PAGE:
I remember the name from secondary school where, in preparation for the West African Examination Council (WAEC) exams, we had to read a couple of African and non-African poems (and plays, novels) in order to pass Literature-in-English. The poem was Songs of Sorrow. Not, at that time, interested in African poetry as a sub-genre, but filled with the usual level of exuberance to be expected of sixteen year-olds, I memorized what I could in order to pass exams. And along with the name of one of the poem’s characters (Dzogbese Lisa), one enduring feature of the poem that has accompanied the mention of Kofi Awonoor – the poet – was the evocative feel of the poem, which embodied the title so succinctly: Songs of Sorrow:
Something has happened to me
The things so great that I cannot weep;
I have no sons to fire the gun when I die
And no daughter to wail when I close my mouth.
It turns out that, for the real life poet, the sorrow in art was creepily stalking the imitation of life. On September 21, the poet was killed in a terrorist attack in Nairobi, without “sons” to fire guns in return, and with him countless “daughters” of many other cultures silenced before they could wail. Left to fire guns in salute from afar are us, step sons and daughters in the wilderness of this bewildering times where the power of speech and the liberating presence of individual expression of self and beliefs are under assault from extremist angles.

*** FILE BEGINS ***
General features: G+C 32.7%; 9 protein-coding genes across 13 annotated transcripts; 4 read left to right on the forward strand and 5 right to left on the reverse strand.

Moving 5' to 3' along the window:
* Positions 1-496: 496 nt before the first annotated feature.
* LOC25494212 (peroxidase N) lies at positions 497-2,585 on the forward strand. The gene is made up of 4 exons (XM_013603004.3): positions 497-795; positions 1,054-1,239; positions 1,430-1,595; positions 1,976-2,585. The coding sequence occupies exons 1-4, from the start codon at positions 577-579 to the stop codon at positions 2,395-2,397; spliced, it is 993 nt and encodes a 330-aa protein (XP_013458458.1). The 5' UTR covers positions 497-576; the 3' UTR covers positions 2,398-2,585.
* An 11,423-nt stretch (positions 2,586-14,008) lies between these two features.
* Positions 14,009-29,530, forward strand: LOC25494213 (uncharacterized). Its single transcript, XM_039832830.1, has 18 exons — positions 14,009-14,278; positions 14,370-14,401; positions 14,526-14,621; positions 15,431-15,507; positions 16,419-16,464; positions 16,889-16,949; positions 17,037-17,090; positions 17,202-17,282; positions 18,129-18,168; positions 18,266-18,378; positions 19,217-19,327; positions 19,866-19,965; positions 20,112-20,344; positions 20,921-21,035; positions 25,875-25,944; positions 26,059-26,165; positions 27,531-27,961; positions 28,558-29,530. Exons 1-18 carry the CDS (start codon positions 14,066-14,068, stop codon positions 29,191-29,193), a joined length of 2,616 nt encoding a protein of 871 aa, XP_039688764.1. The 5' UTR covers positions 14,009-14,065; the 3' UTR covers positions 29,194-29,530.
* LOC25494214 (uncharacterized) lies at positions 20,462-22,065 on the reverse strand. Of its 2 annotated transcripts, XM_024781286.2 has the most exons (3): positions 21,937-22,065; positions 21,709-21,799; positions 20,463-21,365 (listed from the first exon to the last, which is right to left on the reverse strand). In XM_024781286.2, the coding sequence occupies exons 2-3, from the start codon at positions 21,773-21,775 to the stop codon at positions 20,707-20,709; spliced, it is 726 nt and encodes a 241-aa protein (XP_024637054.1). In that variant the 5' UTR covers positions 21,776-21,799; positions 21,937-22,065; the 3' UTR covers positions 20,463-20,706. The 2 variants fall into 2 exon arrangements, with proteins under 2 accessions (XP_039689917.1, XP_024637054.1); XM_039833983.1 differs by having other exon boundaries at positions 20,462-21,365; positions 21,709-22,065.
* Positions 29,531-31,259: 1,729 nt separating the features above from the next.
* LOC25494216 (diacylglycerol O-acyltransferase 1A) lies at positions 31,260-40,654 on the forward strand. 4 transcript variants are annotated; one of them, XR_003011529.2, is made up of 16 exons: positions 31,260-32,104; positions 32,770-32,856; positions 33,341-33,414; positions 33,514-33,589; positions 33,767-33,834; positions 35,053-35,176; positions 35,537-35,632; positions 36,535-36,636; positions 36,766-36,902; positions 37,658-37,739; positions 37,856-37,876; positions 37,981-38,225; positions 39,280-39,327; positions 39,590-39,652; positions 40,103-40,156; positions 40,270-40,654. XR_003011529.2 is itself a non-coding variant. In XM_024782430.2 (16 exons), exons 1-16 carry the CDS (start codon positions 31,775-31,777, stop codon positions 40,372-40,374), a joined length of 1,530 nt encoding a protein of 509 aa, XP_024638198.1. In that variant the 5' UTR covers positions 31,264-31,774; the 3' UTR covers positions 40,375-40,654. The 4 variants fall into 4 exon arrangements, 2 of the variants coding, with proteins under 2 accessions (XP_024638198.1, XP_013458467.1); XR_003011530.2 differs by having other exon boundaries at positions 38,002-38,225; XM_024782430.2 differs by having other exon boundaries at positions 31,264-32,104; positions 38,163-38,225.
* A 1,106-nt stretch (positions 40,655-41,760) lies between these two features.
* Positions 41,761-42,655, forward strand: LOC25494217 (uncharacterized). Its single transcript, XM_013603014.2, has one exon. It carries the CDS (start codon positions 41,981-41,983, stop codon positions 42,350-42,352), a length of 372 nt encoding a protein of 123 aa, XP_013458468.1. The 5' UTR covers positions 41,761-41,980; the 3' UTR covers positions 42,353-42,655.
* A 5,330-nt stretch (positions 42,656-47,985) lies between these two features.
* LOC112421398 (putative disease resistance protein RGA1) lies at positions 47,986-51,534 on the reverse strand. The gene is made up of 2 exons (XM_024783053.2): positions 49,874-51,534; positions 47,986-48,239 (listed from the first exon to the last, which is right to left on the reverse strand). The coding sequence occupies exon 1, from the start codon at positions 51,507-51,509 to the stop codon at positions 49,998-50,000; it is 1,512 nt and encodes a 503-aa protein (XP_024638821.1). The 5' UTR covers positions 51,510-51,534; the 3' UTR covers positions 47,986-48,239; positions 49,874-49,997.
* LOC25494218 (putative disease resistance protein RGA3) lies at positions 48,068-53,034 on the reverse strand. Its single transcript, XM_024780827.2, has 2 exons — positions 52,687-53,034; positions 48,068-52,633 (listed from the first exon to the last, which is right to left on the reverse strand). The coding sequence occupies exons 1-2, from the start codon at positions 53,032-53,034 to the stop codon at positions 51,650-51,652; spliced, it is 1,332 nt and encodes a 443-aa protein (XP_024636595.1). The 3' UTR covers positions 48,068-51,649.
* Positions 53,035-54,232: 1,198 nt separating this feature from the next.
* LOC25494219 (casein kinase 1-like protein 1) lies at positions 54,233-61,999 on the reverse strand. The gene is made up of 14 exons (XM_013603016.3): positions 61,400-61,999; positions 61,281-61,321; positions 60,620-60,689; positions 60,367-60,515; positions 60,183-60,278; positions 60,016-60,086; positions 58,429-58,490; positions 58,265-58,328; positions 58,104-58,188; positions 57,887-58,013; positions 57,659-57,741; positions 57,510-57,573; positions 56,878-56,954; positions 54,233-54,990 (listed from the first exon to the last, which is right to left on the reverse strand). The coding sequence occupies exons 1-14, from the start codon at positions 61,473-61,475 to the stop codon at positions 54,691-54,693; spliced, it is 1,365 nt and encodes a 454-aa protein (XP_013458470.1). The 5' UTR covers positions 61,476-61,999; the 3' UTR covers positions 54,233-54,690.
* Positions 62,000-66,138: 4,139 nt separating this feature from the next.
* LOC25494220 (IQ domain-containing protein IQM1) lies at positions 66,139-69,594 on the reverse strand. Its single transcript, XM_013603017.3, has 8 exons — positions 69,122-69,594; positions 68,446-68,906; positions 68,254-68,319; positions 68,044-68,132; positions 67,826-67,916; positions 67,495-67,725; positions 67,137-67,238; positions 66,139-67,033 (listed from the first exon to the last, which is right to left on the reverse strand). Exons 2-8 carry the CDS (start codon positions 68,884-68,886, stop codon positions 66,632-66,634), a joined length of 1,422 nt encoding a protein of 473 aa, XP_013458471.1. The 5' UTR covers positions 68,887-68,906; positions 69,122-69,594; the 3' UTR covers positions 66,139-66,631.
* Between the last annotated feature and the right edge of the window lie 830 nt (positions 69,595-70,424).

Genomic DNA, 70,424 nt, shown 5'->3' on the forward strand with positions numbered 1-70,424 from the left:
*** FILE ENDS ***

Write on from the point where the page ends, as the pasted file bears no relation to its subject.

This issue of the LitMag is dedicated to him, George Awonoor-Williams, whose work, representative of the thought and cultural identities of his Ewe ethnic group, made him a distinguished and respected voice for his generation and a time to come.
The offerings in this issue are as follows:
- E Go Beta | Poem by Victor Chris
- Three Poems by Peter Akinlabi
- Three Poems by Echezonachukwu Nduka
- Touched | Flash Fiction by Kayode Odumboni
- Communion | Poem by Kunle Aduloju
- Conversation with Tade Ipadeola (the NLNG Nigerian Prize-shortlisted author of Sahara Testaments)